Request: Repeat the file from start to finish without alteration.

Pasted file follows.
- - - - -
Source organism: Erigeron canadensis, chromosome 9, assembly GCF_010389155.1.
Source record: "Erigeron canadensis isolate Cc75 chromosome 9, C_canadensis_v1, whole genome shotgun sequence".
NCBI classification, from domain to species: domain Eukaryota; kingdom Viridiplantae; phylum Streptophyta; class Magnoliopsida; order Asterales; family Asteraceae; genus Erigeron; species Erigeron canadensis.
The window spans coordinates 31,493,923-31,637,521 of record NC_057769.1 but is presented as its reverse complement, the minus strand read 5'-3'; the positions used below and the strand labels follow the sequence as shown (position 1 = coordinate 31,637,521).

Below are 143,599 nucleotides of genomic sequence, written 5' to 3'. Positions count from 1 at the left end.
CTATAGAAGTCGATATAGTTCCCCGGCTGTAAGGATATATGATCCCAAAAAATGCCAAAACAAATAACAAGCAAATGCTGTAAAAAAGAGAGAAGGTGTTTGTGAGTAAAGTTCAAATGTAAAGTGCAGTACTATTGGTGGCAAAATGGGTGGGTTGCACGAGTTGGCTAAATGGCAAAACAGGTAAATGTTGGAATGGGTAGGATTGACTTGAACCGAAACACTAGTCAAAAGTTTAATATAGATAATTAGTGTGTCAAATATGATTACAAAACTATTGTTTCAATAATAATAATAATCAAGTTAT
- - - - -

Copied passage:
Source organism: Erigeron canadensis, chromosome 9, assembly GCF_010389155.1.
Source record: "Erigeron canadensis isolate Cc75 chromosome 9, C_canadensis_v1, whole genome shotgun sequence".
NCBI classification, from domain to species: domain Eukaryota; kingdom Viridiplantae; phylum Streptophyta; class Magnoliopsida; order Asterales; family Asteraceae; genus Erigeron; species Erigeron canadensis.
The window spans coordinates 31,493,923-31,637,521 of record NC_057769.1 but is presented as its reverse complement, the minus strand read 5'-3'; the positions used below and the strand labels follow the sequence as shown (position 1 = coordinate 31,637,521).

Below are 143,599 nucleotides of genomic sequence, written 5' to 3'. Positions count from 1 at the left end.
CTATAGAAGTCGATATAGTTCCCCGGCTGTAAGGATATATGATCCCAAAAAATGCCAAAACAAATAACAAGCAAATGCTGTAAAAAAGAGAGAAGGTGTTTGTGAGTAAAGTTCAAATGTAAAGTGCAGTACTATTGGTGGCAAAATGGGTGGGTTGCACGAGTTGGCTAAATGGCAAAACAGGTAAATGTTGGAATGGGTAGGATTGACTTGAACCGAAACACTAGTCAAAAGTTTAATATAGATAATTAGTGTGTCAAATATGATTACAAAACTATTGTTTCAATAATAATAATAATCAAGTTAT